Making his TFN debut, Will Lawrence reflects on a prank gone wrong at Stoke City…
Back in spring 2013, The Beast was simply the childish nightmare of some stranded boys in the classic novel Lord of the Flies. Premier league footballers, too caught up in the making of daisy chains and the arranging of cones into flower patterns, were blissfully unaware of the sinister secret that lay within their sport.
But one day in May, The Beast was summoned to what became one of the darkest and most desperate places on earth: the Stoke City dressing room. The culprit was reportedly Glen Whelan, known previously as an average midfield player, but since exposed as the ruler of a savage, otherworldly kingdom which exists somewhere near the M6.
Having not been satisfied with the egging of Michael Owen’s Mercedes, The Beast demanded the sacrifice of Kenwyne Jones’ dignity. “We are going to have fun on this island. Understand?”. Whelan and friends duly delivered. The Trinidad born striker found a bloody, severed pig’s head hidden in his locker. Jones is a Rastafarian and so does not eat pork. He was understandably furious, going on to hit the target with a well-aimed brick smashed through Whelan’s windscreen. Continue reading →
It’s that time of year again. Players are returning to their clubs to start training and pre-season has begun. The False Nine have scoured the schedules of clubs up and down the country and picked out some of our favourite pre-season friendlies…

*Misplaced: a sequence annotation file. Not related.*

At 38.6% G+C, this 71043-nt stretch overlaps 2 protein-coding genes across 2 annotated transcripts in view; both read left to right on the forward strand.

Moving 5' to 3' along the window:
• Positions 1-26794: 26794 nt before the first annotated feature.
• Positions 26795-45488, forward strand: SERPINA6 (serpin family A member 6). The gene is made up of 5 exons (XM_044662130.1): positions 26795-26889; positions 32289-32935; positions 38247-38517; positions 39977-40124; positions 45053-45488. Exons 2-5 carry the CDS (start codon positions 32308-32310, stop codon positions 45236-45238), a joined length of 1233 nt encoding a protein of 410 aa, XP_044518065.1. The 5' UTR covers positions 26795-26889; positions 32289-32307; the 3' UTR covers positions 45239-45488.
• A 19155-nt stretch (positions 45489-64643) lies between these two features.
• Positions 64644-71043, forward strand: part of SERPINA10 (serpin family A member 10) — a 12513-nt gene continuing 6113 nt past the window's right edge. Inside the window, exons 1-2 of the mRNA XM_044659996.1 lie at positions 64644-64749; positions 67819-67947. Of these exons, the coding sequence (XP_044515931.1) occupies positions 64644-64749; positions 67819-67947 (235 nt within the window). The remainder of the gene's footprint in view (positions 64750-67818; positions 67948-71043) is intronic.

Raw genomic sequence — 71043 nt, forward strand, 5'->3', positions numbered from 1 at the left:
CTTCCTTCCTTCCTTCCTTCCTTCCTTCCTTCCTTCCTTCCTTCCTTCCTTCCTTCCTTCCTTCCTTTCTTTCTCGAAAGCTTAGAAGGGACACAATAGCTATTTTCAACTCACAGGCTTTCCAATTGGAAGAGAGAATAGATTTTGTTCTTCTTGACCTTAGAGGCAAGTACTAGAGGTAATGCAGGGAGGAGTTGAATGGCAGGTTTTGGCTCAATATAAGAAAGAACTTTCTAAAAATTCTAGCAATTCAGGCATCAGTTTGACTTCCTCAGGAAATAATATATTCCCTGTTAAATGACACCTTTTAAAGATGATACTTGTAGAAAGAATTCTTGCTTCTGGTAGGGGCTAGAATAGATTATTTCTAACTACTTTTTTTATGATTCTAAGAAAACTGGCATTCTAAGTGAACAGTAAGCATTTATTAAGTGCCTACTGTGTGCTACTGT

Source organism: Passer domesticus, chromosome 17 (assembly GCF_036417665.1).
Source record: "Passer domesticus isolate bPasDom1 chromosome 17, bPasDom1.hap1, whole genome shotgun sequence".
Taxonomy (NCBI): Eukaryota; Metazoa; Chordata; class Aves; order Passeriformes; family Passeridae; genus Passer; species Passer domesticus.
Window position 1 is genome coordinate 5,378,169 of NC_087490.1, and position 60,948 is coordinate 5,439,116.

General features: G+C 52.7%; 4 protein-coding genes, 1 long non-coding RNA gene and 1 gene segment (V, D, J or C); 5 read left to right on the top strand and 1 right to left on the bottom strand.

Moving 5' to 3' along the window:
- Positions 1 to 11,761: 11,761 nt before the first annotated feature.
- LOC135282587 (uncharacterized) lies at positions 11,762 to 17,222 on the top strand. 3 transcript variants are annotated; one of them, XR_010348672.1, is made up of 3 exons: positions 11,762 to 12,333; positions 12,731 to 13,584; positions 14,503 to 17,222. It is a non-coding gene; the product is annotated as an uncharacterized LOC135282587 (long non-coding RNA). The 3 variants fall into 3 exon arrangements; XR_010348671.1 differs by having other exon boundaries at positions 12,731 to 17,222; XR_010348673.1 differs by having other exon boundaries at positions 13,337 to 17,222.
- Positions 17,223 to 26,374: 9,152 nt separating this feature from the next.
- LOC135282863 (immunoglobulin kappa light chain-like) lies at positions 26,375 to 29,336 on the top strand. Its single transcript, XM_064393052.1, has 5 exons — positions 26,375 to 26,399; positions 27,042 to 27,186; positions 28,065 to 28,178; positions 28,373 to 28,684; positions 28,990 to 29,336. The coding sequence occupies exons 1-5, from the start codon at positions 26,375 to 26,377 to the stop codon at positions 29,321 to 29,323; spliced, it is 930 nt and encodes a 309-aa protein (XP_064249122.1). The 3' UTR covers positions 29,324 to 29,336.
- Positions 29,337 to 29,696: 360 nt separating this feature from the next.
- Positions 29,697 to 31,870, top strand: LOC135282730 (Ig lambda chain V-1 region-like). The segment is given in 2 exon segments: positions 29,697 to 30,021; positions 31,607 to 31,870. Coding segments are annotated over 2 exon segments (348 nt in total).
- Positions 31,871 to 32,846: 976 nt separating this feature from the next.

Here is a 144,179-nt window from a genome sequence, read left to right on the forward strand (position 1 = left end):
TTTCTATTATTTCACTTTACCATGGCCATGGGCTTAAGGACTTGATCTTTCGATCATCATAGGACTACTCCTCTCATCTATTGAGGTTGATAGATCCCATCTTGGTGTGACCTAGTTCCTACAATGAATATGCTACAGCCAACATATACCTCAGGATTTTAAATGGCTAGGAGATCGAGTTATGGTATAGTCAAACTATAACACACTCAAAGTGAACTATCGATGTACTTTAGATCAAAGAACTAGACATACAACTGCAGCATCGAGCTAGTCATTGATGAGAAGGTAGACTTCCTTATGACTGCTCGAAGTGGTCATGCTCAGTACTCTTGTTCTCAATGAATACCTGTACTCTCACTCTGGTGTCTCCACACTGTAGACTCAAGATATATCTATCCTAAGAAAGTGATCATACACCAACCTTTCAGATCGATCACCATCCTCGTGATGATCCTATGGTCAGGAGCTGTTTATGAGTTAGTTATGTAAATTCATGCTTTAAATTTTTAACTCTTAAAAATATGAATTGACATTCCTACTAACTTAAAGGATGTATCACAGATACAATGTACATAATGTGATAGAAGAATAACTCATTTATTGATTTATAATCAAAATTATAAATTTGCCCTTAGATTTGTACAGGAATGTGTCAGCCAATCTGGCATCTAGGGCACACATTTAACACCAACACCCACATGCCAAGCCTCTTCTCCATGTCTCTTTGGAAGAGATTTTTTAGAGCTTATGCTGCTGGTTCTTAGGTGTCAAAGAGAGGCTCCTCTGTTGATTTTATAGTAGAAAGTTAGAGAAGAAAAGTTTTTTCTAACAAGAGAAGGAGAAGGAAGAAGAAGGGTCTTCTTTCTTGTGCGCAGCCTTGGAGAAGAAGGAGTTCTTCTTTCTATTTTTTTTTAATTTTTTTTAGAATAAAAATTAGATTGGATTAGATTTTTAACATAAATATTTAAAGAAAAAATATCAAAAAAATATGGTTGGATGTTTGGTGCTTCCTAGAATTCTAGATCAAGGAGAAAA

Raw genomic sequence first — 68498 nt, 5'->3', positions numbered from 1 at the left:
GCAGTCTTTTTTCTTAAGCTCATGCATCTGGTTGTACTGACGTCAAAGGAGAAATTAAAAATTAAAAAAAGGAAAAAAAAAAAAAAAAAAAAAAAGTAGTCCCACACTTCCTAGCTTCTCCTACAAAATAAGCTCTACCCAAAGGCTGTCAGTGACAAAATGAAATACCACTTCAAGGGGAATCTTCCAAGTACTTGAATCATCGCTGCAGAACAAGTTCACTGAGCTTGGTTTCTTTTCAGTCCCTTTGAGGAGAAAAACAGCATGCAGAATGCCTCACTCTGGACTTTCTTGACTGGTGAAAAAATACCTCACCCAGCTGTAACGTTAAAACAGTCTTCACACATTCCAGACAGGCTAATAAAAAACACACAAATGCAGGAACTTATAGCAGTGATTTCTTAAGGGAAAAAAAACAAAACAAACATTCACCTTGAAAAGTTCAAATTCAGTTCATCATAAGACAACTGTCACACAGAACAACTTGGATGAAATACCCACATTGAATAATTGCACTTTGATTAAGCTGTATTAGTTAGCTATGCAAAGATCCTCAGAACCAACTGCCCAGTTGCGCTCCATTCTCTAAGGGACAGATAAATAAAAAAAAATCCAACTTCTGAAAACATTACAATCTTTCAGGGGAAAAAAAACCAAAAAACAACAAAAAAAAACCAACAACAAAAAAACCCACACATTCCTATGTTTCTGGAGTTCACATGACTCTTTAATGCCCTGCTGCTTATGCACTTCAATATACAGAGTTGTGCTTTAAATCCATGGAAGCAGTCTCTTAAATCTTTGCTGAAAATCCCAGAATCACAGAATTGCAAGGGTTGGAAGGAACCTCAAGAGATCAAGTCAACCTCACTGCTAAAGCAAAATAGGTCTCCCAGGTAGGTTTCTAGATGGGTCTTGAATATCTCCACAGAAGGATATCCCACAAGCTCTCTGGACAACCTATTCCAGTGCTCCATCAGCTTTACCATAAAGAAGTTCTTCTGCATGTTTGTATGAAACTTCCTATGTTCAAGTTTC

1. Whitehawk vs. Brighton and Hove Albion – 6th July, The Enclosed Ground
Brighton won many plaudits last season for the attractive football played under Gus Poyet and new manager Oscar Garcia has promised to maintain this style. As a former Barcelona player and youth manager, Garcia is no stranger to attacking, free-flowing play. In his first friendly at the helm, Brighton take on Whitehawk, a local non-league side who won promotion to the Conference South last season. Recently, a plan was floated to change their name to ‘Brighton City’ in order to put them on the map but for now they remain as Whitehawk. Does this represent something of a local ‘Brighton Derby’ then? Ties between the clubs are not uncommon and Whitehawk are managed by former Brighton winger Darren Freeman. Continue reading →
The problem with Stoke City is complacency not brutality argues Greg Johnson…
Next season Tony Pulis will be the second longest serving manager in the Premier League after Arsene Wenger, but in that time, what has he achieved with Stoke City?
Compared to the standards most other clubs measure themselves by, not a lot. Silverware has been non-existant and plaudits scarce, with the only stability being the certainty of an annual clamour for 40 points each season.
While provincial clubs to struggling to keep their head above water in the top-flight is nothing new, since their promotion in 2008, Stoke have spent £80M, and currently rank as the third highest net spend in the division.
Rather than trophies, popularity or sustainability, Pulis’ greatest accomplishment is the fear factor generated by his team of brutish giants and jilted cast-offs.